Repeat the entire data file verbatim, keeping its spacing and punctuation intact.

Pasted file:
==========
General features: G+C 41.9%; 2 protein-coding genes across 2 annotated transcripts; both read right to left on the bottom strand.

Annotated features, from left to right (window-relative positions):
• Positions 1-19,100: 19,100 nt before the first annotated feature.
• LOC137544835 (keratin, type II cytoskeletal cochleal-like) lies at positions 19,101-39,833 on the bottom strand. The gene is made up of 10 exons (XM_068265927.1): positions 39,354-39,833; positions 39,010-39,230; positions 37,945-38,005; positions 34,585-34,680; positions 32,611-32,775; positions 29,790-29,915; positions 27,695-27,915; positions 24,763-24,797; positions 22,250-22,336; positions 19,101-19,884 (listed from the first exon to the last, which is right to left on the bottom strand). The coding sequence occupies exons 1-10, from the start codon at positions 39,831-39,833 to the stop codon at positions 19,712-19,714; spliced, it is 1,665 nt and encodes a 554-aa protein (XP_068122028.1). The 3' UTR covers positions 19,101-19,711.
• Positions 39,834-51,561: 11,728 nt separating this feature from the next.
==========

General features: G+C 41.9%; 2 protein-coding genes across 2 annotated transcripts; both read right to left on the bottom strand.

Annotated features, from left to right (window-relative positions):
• Positions 1-19,100: 19,100 nt before the first annotated feature.
• LOC137544835 (keratin, type II cytoskeletal cochleal-like) lies at positions 19,101-39,833 on the bottom strand. The gene is made up of 10 exons (XM_068265927.1): positions 39,354-39,833; positions 39,010-39,230; positions 37,945-38,005; positions 34,585-34,680; positions 32,611-32,775; positions 29,790-29,915; positions 27,695-27,915; positions 24,763-24,797; positions 22,250-22,336; positions 19,101-19,884 (listed from the first exon to the last, which is right to left on the bottom strand). The coding sequence occupies exons 1-10, from the start codon at positions 39,831-39,833 to the stop codon at positions 19,712-19,714; spliced, it is 1,665 nt and encodes a 554-aa protein (XP_068122028.1). The 3' UTR covers positions 19,101-19,711.
• Positions 39,834-51,561: 11,728 nt separating this feature from the next.